At a convivial gathering of fellow readers and writers last week, talk turned to whether or not is was necessary to publish one's memoir. Most of us agreed that writing memoir was an exercise in ridding our lives of the demons that have haunted us since childhood. Whatever the ailment, the simple act of writing it down helped us to understand and to deal with the bad memories or the hurt childhood. What do you do with it then? Do you try to publish it? What is the point?
Since most of my reading of late has been memoir, I feel eternally grateful for the writers out there who tell thier story for all to read. It is comforting to know stories that resonate with my own, but it is even more important that memoirists feed me with stories that have no bearing on my life. In order to understand humanity in all it's forms, I need to understand all stories from all perspectives.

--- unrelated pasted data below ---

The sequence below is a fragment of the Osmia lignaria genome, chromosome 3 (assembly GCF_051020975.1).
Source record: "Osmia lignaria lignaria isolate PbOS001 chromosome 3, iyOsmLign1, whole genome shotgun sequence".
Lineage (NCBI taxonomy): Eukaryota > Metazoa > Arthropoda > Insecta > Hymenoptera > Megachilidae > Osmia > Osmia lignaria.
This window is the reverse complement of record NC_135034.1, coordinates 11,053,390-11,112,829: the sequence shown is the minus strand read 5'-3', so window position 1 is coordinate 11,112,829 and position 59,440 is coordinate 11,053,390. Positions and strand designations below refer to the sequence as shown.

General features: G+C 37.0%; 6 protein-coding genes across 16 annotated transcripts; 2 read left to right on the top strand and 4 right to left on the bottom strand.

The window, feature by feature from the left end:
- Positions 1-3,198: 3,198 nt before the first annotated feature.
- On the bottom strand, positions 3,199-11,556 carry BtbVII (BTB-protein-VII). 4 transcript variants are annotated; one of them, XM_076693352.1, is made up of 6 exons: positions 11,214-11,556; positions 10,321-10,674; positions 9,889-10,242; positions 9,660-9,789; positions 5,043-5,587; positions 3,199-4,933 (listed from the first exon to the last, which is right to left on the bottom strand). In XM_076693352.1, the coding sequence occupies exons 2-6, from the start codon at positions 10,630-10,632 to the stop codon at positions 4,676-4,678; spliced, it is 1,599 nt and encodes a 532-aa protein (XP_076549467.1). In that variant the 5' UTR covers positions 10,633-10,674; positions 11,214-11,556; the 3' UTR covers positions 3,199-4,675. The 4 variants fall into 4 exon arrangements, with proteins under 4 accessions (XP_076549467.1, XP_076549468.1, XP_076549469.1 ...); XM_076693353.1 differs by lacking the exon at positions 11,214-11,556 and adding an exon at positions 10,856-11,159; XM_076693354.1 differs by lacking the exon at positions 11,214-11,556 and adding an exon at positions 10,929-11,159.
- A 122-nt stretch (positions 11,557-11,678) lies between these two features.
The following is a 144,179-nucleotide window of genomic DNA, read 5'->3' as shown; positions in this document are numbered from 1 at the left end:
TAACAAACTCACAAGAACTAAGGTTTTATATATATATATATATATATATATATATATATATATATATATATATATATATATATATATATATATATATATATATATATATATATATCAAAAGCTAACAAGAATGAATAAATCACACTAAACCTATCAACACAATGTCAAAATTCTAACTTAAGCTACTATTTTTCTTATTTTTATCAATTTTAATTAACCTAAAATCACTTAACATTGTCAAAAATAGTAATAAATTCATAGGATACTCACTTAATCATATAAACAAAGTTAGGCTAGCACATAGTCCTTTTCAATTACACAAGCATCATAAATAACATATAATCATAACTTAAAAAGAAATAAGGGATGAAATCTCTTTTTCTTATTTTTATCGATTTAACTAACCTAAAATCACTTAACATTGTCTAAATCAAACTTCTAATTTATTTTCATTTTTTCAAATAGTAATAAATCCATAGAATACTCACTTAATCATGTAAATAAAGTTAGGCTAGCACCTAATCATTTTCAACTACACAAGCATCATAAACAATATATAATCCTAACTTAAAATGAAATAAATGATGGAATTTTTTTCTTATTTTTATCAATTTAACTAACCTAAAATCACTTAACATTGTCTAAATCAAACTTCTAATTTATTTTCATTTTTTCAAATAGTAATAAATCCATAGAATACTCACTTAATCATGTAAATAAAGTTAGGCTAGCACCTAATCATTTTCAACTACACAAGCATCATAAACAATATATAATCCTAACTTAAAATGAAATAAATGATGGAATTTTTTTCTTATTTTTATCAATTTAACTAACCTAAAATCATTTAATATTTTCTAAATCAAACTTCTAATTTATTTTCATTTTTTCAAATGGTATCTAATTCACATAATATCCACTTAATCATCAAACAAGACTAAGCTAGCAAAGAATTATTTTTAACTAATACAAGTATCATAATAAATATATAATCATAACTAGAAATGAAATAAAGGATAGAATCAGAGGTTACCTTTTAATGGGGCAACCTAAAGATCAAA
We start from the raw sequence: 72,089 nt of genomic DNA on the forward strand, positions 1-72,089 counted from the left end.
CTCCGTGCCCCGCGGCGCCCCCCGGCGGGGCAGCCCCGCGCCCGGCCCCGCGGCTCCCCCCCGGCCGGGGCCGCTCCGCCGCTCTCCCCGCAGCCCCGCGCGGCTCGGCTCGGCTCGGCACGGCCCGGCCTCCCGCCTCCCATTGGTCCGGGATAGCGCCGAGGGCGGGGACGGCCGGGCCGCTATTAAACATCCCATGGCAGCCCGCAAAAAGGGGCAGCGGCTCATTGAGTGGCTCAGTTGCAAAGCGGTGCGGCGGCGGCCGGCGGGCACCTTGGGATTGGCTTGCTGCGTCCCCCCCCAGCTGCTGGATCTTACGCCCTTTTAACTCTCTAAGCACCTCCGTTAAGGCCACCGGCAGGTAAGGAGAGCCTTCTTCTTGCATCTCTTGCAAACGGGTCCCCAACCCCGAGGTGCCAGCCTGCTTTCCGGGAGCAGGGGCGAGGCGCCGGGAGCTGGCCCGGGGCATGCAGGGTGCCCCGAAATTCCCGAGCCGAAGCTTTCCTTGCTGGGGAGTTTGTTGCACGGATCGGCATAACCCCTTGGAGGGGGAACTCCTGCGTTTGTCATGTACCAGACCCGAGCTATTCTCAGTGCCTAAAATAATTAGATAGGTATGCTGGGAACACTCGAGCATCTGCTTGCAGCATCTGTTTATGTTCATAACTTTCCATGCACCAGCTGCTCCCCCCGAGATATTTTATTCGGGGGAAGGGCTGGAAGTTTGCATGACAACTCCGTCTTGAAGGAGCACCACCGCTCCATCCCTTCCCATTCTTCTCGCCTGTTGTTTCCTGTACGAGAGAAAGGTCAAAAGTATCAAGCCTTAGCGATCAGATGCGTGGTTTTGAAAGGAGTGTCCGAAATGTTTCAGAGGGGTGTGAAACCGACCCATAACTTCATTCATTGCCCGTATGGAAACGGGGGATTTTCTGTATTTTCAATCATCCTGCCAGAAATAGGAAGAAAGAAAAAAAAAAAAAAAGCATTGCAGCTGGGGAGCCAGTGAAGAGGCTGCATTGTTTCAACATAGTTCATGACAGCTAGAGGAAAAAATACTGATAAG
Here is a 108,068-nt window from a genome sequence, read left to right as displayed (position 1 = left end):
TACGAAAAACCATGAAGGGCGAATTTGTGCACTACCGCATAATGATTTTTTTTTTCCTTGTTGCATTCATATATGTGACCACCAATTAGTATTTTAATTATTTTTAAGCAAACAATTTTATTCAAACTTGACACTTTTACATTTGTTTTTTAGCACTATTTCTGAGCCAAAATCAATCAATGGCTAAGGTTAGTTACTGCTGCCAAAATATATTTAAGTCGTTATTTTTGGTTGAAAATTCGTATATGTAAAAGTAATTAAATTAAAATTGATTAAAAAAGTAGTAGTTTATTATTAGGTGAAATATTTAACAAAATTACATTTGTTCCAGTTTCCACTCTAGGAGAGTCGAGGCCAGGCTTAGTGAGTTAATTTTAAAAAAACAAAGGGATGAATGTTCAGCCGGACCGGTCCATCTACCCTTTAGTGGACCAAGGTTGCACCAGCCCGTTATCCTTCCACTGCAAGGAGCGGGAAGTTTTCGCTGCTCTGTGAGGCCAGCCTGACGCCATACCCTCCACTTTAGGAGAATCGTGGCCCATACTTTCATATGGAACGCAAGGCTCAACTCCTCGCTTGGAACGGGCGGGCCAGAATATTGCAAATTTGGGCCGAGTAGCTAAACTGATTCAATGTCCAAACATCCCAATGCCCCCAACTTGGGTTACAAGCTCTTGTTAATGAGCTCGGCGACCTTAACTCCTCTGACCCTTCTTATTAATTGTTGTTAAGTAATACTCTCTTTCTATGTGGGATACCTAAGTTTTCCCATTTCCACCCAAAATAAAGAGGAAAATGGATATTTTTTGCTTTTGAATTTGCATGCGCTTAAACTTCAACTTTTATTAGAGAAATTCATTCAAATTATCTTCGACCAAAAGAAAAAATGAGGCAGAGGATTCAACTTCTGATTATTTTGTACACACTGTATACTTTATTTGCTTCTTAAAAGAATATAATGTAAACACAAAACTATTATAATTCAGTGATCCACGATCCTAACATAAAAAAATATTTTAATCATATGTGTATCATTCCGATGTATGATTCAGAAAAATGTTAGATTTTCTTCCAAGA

I just finished a particularly compelling life story. Karen Armstrong, the famed writer of the History of God, has penned a riveting account of the depression that enveloped her after she had left the convent in which she was a sister for 7 years. It is not simply the story of a women who is regaining her foothold in a fast changing world, but it is the story of paradise lost and then paradise found again. Sometimes you have to loose your religion in order to get it back.
I loved her human frailty and her discovery of what was most important to her in early days again as an adult. I loved that she stumbled a lot before she found her way. It should give any woman hope and courage to face what is out there. Reading about finally being diagnosed with epilepsy after doctors kept telling her she was tired or crazy was especially enlightening for me given my son's struggles with epilepsy. Put this on your list of must read memoirs.
When your memoir is finished where will it end up? In your bedside drawer? In the trash? Or with a lovely cover for sale on Amazon? I hope on Amazon. All stories need to be told.